A drug which greatly reduces the risk of contracting the HIV virus is going to be available to NHS patients in England. It is believed that wider access to the drug, Pre-exposure Prophylaxis (PrEP), will have a dramatic effect in reducing HIV risk across the country.

How PrEP Works

PrEP is a highly effective pill which works by disabling the HIV virus before it has time to infect the body. Taking medication for HIV in this form is the most effective way to combat the disease as it tackles the spread pre-emptively, before symptoms start appearing.

The drug can be taken either one of two ways; one tablet daily on a regular basis or taken only when needed (two tablets 24 hours before sex, one 24 hours after sex and another tablet 48 hours later).

PrEP is most effective and works best when it is taken as soon as possible after sex, the longer you wait the higher the chances will be that the medication will be unsuccessful. It is essential to get to either a clinic or hospital no more than 24 hours after having unprotected sex to take PrEP and reduce the risk of contracting HIV.

Clinical Trial

As PrEP is introduced to the NHS, it will first undergo a three-year clinical trial, with at least 10,000 people taking part. This trial will determine how well PrEP reduces HIV risk by monitoring the success rate, how popular it will be and how long an average course of the drug will take.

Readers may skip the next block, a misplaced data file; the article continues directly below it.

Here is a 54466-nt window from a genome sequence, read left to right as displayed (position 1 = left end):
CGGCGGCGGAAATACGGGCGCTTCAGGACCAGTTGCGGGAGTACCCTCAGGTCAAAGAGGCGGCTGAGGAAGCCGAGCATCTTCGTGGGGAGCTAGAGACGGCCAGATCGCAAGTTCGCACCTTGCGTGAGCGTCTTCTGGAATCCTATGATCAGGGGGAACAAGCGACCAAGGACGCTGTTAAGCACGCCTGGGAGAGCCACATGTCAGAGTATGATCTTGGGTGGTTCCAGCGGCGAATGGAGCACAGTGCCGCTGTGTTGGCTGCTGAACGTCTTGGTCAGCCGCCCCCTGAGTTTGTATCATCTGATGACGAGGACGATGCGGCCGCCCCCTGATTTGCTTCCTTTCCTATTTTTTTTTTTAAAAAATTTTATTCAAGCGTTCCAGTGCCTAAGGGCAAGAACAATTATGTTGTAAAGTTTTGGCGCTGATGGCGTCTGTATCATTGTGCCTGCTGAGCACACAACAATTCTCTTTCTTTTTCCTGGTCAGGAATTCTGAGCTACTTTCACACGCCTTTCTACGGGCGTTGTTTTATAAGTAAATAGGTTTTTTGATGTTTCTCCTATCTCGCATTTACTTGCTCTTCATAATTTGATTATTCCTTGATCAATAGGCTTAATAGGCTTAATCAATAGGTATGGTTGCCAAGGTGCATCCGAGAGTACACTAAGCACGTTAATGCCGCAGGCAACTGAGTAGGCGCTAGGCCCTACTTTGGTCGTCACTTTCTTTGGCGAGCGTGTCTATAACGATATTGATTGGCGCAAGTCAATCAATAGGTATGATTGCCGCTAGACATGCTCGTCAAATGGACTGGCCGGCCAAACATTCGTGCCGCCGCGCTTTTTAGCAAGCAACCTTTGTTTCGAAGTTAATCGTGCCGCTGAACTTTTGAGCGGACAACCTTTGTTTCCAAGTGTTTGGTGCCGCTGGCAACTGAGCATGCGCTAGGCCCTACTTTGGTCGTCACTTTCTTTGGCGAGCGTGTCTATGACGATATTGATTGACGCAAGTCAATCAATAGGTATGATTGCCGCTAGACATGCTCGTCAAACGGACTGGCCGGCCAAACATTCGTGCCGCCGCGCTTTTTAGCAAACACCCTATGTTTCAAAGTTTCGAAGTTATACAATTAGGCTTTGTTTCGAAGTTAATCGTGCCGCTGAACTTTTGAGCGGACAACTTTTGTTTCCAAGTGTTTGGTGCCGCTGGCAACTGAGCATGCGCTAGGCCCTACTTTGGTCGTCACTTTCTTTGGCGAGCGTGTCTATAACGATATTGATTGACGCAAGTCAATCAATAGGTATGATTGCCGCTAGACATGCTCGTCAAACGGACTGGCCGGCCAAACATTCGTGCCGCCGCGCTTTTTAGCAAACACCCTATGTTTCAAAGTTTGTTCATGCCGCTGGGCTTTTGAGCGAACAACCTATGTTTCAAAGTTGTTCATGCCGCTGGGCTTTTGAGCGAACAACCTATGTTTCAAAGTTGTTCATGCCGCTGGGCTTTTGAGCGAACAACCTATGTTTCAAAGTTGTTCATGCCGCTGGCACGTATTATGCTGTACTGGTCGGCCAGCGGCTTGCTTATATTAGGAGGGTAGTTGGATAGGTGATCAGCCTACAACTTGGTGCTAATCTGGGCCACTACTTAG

Dr Ian Williams is the chairman of the Iris Group, the NHS research centre for sexual health and HIV. He has said that the announcement of PrEP being available on the NHS shows the country’s commitment to combating HIV and believes that the clinical trial is the best way to prepare for rolling out PrEP on a large scale.

The Battle to Get PrEP on the NHS

The announcement comes after the NHS lost a court battle in which they argued that paying for PrEP should be the responsibility of local authorities rather than the NHS.

The medicine costs £400 per person, per month and the NHS has accepted the decision, saying there is strong evidence that PrEP will be effective in reducing the HIV risk. However, there are still unanswered questions about the use of the drug which are expected to be answered by the clinical trial.

HIV in the UK

According to a 2014 study, there is an estimated 103,700 people living with HIV in the UK. Most of these people contracted the virus through sexual intercourse, 43,000 of those were gay or bisexual men and 54,000 were heterosexual.

These statistics mean that around one in every 620 people in the UK is living with HIV. The two groups most at risk of contracting the condition are gay and bisexual men and heterosexual Black Africans.

Organisations across the UK are attempting to take the stigma away from HIV diagnosis. December 1st marks World AIDS Day, which takes place internationally every year. On this day, hundreds of organisations and individuals come together to host events and raise funds for the fight against HIV/AIDS and to spread awareness.

Get Tested

There is only one way to find out if you have HIV and that is to get tested. This involves taking a small sample of blood or saliva and testing for signs of the infection.

Early detection and diagnosis is the only way to ensure that treatment for HIV will be successful; this is why it is so important to get tested. There are plenty of places that HIV tests are available free of charge, including your GP surgery, sexual health clinics and the Terrence Higgins Trust, a sexual health charity in High Wycombe.

For more information, visit the NHS website.